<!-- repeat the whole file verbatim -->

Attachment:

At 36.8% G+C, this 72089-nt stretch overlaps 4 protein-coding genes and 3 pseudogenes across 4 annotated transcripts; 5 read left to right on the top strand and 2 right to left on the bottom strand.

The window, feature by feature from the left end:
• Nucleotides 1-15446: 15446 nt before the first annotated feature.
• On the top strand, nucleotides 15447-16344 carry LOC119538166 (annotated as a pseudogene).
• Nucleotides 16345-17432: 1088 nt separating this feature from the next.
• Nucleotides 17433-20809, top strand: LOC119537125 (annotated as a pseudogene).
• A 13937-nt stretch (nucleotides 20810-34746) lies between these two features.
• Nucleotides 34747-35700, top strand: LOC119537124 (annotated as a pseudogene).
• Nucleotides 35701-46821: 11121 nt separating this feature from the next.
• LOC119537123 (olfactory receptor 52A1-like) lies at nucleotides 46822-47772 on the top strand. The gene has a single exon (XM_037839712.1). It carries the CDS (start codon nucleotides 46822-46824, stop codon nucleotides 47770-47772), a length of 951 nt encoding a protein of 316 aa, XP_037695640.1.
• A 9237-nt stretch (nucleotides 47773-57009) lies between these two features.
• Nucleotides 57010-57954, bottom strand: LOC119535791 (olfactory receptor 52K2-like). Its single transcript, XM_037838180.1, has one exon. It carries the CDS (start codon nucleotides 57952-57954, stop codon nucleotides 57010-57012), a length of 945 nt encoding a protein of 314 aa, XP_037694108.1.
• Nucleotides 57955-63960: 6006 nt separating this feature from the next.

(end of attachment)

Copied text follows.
At 36.8% G+C, this 72089-nt stretch overlaps 4 protein-coding genes and 3 pseudogenes across 4 annotated transcripts; 5 read left to right on the top strand and 2 right to left on the bottom strand.

The window, feature by feature from the left end:
• Nucleotides 1-15446: 15446 nt before the first annotated feature.
• On the top strand, nucleotides 15447-16344 carry LOC119538166 (annotated as a pseudogene).
• Nucleotides 16345-17432: 1088 nt separating this feature from the next.
• Nucleotides 17433-20809, top strand: LOC119537125 (annotated as a pseudogene).
• A 13937-nt stretch (nucleotides 20810-34746) lies between these two features.
• Nucleotides 34747-35700, top strand: LOC119537124 (annotated as a pseudogene).
• Nucleotides 35701-46821: 11121 nt separating this feature from the next.
• LOC119537123 (olfactory receptor 52A1-like) lies at nucleotides 46822-47772 on the top strand. The gene has a single exon (XM_037839712.1). It carries the CDS (start codon nucleotides 46822-46824, stop codon nucleotides 47770-47772), a length of 951 nt encoding a protein of 316 aa, XP_037695640.1.
• A 9237-nt stretch (nucleotides 47773-57009) lies between these two features.
• Nucleotides 57010-57954, bottom strand: LOC119535791 (olfactory receptor 52K2-like). Its single transcript, XM_037838180.1, has one exon. It carries the CDS (start codon nucleotides 57952-57954, stop codon nucleotides 57010-57012), a length of 945 nt encoding a protein of 314 aa, XP_037694108.1.
• Nucleotides 57955-63960: 6006 nt separating this feature from the next.